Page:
Personalis, meanwhile, described a study of 23 stage IV melanoma patients, with over 150 plasma samples collected during immunotherapy treatment and profiled with the company's recently launched NeXT Personal.
NeXT Personal is also a tumor-informed ctDNA assay, but one that leverages whole-genome sequencing, allowing bespoke panels that are orders of magnitude larger than those provided by Natera and NeoGenomics. The firm's tests also include a fixed set of 2,100 loci known to be clinically actionable or associated with treatment resistance.
Personalis' partners at the University Medical Center Hamburg-Eppendorf reported that they could detect ctDNA down to a limit of detection or 1.97 parts per million, with 37 percent of samples showing ctDNA levels below 100 PPM. About 94 percent of the cohort had positive MRD results at baseline. As others have found, changes in ctDNA levels during treatment were predictive of clinical outcome. And the company was able to correlate those variations with allele frequency changes in specific variants associated with response and resistance.
In an email, a company spokesperson said that the work with University Medical Center Hamburg-Eppendorf is ongoing. Due to confidentiality concerns, Personalis declined to comment on research that could advance new indications in a pre-treatment predictive setting for adjuvant drugs or vaccines, like the NeoGenomics/Moderna work.
Natera's Signatera assays — also tumor-informed ctDNA panels personalized for each patient — have been covered by Medicare for pan-cancer immunotherapy monitoring since 2021, but the company has only recently begun to build up data specific to cutaneous melanoma.
Minetta Liu, Natera's chief medical officer of oncology, said in an interview that the company sees a spectrum of use cases for MRD in melanoma, not just in treatment response monitoring but also risk stratification in the adjuvant setting and post-treatment surveillance.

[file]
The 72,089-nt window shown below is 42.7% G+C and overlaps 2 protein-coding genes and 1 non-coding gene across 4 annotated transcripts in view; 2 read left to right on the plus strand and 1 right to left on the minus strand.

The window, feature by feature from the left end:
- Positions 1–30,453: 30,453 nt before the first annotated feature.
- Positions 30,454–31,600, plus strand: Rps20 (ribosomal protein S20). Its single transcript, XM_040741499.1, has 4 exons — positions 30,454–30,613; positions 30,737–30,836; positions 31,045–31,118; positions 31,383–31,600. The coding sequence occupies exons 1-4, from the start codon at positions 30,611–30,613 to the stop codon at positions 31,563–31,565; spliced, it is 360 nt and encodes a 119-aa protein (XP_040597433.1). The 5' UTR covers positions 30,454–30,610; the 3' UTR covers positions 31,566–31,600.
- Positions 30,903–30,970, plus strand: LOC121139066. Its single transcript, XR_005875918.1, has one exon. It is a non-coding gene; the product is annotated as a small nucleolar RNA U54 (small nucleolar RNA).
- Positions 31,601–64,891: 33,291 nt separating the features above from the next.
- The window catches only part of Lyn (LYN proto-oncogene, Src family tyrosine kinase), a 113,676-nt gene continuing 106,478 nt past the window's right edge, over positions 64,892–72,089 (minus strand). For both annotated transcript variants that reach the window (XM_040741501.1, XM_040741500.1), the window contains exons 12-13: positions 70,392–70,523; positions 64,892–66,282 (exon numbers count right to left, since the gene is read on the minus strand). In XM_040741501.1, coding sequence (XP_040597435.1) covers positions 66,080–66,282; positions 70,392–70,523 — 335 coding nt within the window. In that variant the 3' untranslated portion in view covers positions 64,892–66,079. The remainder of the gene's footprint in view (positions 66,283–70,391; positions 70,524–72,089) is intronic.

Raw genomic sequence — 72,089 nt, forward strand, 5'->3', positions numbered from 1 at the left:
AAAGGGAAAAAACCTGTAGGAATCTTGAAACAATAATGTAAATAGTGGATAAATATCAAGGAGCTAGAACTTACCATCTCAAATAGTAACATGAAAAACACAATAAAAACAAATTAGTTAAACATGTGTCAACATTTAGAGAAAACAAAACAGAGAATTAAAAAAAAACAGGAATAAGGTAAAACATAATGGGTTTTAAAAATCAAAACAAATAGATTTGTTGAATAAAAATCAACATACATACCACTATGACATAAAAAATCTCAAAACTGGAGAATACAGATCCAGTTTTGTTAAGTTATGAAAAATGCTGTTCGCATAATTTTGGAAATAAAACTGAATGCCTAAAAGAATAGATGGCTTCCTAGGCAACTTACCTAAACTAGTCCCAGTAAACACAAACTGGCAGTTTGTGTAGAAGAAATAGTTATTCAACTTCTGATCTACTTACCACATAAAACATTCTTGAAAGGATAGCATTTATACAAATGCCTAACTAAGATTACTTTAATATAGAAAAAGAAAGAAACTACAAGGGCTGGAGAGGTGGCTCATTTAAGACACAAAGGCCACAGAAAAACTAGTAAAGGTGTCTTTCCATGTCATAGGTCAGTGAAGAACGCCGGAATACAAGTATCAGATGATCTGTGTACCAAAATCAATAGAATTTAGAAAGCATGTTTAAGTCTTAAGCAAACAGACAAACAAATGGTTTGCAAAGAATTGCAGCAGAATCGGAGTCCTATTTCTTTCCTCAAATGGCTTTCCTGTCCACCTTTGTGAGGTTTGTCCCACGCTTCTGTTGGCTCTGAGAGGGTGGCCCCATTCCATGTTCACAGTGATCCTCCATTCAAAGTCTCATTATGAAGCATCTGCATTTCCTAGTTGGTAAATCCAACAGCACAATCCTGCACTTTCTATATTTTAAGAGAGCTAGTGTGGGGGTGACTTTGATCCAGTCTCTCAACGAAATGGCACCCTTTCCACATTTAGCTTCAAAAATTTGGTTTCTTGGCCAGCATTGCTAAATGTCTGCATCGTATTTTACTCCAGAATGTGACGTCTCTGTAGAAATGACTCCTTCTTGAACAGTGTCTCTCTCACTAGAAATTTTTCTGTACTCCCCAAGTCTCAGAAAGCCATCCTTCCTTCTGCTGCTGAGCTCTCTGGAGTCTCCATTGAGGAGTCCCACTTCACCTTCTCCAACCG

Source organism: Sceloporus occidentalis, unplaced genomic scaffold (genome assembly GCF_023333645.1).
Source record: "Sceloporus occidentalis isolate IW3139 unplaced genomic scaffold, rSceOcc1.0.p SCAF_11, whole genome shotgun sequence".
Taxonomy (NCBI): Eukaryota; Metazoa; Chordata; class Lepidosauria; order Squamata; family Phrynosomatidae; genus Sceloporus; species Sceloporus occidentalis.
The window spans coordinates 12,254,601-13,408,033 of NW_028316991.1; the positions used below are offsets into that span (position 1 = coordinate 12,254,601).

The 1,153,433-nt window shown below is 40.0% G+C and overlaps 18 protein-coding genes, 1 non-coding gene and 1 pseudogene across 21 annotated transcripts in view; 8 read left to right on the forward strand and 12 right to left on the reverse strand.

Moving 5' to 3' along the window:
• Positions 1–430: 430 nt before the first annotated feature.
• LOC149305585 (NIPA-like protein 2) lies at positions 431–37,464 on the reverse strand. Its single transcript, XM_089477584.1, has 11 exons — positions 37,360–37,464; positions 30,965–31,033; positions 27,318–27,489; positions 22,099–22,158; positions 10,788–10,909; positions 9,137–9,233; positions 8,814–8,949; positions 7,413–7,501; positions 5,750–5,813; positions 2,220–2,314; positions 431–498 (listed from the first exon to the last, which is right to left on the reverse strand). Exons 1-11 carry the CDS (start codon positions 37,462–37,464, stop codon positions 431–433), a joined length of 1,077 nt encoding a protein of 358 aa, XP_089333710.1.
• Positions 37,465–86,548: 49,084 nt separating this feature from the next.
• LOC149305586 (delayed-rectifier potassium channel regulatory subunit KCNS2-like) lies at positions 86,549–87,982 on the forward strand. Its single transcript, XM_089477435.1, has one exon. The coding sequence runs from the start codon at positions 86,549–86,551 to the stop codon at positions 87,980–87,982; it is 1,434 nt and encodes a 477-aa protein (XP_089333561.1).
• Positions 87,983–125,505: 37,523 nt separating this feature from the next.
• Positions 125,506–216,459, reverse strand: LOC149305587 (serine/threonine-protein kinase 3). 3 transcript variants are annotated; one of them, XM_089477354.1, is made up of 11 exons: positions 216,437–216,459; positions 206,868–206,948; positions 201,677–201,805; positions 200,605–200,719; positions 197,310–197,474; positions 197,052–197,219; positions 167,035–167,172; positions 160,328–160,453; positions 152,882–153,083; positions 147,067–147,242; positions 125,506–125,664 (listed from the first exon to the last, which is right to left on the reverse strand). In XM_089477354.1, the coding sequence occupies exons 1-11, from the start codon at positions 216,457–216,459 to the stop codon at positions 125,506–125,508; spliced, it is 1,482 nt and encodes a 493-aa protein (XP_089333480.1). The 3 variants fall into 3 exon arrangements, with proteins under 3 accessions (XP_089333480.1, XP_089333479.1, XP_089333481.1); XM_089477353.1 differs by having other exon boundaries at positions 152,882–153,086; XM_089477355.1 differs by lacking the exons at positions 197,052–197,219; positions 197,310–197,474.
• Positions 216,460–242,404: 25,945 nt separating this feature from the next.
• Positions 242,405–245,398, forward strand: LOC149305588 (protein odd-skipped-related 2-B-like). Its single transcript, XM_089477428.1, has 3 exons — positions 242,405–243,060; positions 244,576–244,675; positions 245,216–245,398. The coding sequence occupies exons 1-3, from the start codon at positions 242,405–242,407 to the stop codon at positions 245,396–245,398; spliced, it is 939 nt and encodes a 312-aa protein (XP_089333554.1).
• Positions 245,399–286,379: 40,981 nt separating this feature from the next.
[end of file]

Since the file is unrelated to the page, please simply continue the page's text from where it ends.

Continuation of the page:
In a study published this March in Cancer, investigators working with Natera reported on the analysis of 555 plasma samples from 69 patients with stages III-IV melanoma across three real-world cohorts — stage III patients receiving immunotherapy or observation in the adjuvant setting, unresectable stage III/IV patients receiving immunotherapy, and stage III/IV patients under surveillance after completing immunotherapy treatment.
In the first setting, researchers concluded that MRD positivity post-resection was associated with significantly shorter distant metastasis-free survival. Signatera also detected recurrences with an average lead time of three months over standard imaging.
In the second setting, investigators reported that rising ctDNA levels between three and 11 weeks after starting immune checkpoint inhibitor therapy was associated with significantly shorter progression-free survival. All four patients in the study with increasing ctDNA experienced disease progression, while the 15 patients with decreasing ctDNA achieved complete or partial response. In two patients, Signatera also correctly differentiated between true progression versus pseudoprogression.
In the final group, researchers reported on 10 patients being watched post-immunotherapy treatment. All seven who were ctDNA-negative during this surveillance remained progression-free until the study's last follow-up (a median of about 15 months). All three ctDNA-positive patients experienced disease progression.
Liu said the publication provides good clinical validation data regarding the correlation of MRD with outcomes. "There's some hints for where the test could be effective in impacting outcomes, which is where we're focused now," she added, citing ongoing trials where Signatera is being incorporated to help demonstrate utility. She did not name specific studies or partners.
According to Liu, although Signatera is not covered by payors outside of the treatment response monitoring indication, the company has seen providers order it for melanoma patients for applications like post-treatment surveillance.